Legal Question in Intellectual Property in California

Copyright a Language Dictionary

In asking this question before and receiving a response it appears my question wasn’t clear, so here’s a revised version.

My understanding is that there are approximately 1,000 common use words in English. If someone were to compile a list of the exact word from various foreign languages, put it in dictionary form and create a name for the word list, could such a dictionary be copyrighted? Using French, German and Swedish foreign languages for example:

German – rechner* word for computer

French – fenētre* word for windows

Swedish – älska* word for love

Could compiling a dictionary of over 1,000 words using the asterisk word examples shown above, creating a totally different form of communication or language if you will be copyrighted as an original work? Thank you.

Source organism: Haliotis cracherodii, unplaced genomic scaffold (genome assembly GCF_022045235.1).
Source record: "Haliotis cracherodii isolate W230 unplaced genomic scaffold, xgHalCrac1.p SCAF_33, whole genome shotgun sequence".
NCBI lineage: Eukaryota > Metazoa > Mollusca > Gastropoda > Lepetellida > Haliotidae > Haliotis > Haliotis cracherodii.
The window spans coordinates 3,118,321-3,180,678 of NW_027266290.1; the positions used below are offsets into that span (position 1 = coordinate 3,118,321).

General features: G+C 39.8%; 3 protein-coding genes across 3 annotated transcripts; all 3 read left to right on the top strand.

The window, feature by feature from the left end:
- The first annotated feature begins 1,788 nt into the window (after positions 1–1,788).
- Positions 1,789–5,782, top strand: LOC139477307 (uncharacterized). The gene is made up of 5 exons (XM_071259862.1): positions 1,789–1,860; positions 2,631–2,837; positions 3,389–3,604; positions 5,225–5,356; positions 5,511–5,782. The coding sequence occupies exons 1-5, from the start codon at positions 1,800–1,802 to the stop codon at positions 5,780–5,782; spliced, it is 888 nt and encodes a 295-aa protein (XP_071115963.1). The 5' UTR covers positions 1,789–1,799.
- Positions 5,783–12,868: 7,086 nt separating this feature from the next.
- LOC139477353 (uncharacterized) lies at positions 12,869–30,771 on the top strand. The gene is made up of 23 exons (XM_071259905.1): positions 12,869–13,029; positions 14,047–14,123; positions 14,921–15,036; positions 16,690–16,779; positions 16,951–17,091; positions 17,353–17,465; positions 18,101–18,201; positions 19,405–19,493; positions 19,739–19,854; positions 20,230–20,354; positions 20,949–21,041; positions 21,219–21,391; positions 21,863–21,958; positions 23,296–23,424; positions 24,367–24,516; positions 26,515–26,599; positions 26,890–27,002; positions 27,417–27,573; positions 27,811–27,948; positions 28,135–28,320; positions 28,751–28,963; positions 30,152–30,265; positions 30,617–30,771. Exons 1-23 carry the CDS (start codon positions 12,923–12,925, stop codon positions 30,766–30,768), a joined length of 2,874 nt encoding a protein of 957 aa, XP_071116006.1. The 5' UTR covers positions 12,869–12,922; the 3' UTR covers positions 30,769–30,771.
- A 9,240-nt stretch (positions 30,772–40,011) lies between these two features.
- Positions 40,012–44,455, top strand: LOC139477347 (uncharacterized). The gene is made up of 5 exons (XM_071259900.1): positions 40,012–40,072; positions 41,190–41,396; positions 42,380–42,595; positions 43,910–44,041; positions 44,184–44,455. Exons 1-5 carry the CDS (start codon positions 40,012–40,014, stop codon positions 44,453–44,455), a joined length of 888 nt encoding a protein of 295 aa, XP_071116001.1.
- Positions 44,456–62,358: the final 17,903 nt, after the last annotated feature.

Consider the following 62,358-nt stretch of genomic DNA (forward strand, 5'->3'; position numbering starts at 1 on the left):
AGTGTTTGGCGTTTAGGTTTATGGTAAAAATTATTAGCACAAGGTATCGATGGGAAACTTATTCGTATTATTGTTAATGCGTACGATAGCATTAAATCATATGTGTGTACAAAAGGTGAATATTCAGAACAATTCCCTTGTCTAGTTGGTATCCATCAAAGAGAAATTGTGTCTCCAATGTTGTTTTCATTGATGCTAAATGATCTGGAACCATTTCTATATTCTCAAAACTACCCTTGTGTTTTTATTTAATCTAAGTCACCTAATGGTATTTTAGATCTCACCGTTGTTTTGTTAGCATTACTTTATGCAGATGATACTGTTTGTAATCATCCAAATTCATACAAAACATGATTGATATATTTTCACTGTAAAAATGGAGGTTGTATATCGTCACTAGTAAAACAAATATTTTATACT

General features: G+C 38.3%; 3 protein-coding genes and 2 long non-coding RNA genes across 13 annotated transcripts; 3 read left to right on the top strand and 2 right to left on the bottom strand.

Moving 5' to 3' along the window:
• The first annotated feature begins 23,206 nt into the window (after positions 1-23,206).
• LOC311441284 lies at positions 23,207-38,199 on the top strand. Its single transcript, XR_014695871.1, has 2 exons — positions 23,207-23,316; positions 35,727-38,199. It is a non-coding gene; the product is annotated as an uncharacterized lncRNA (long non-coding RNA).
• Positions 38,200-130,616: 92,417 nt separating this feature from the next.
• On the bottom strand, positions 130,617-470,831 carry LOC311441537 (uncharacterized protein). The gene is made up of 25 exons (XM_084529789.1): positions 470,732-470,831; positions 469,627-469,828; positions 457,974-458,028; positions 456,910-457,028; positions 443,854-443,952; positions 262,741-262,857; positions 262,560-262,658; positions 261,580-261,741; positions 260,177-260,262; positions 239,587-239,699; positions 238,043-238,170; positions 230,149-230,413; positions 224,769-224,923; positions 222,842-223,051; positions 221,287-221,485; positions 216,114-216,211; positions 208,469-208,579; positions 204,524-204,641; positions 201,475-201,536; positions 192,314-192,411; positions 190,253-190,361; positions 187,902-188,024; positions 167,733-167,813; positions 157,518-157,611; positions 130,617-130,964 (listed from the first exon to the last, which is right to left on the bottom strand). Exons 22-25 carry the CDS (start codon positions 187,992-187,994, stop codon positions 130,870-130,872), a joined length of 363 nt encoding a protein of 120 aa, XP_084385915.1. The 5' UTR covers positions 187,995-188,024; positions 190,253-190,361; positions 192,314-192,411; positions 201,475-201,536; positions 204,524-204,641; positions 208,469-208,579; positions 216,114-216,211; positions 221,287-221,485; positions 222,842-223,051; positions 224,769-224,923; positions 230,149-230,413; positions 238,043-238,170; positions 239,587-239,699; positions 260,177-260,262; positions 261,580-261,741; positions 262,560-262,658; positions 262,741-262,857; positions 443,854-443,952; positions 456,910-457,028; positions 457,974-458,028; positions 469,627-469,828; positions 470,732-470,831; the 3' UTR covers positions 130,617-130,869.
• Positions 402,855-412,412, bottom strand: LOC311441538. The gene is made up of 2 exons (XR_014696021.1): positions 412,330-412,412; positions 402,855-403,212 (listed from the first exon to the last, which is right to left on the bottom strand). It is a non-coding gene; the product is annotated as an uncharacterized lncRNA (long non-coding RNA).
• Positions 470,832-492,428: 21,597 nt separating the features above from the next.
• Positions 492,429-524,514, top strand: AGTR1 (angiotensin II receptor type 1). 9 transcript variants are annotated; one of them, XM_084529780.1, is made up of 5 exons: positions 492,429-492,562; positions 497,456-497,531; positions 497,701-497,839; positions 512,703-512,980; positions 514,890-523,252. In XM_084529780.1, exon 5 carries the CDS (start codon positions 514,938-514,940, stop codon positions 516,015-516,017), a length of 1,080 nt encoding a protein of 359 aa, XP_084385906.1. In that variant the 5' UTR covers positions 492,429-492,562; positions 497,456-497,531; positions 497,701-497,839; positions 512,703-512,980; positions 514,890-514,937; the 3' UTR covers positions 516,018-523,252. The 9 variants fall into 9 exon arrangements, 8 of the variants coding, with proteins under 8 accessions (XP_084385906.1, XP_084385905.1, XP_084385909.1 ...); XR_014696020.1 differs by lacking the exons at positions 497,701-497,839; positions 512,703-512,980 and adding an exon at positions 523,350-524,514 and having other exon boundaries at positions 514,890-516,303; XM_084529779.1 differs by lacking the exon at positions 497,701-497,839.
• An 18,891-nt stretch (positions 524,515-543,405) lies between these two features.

Asked on 12/16/08, 2:06 pm

1 Answer from Attorneys

Michael Stone Law Offices of Michael B. Stone Toll Free 1-855-USE-MIKE

Re: Copyright a Language Dictionary

This question comes up often in copyright law.

What you have is a compilation of material that is not itself copyrightable, and the issue is whether compiling otherwise public domain information creates an original work for which copyright protection can be claimed. A white pages phone book is a good example of such a compilation. Please look up Feist Publications, Inc. v. Rural Telephone Service Co., 499 U.S. 340:

http://www.letmegooglethatforyou.com/?q=feist+compilation&l=1

Publishers of directories, and maybe even dictionaries, sometimes include bogus entries to nab those who would copy the entire compilation.

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Answered on 12/16/08, 2:36 pm


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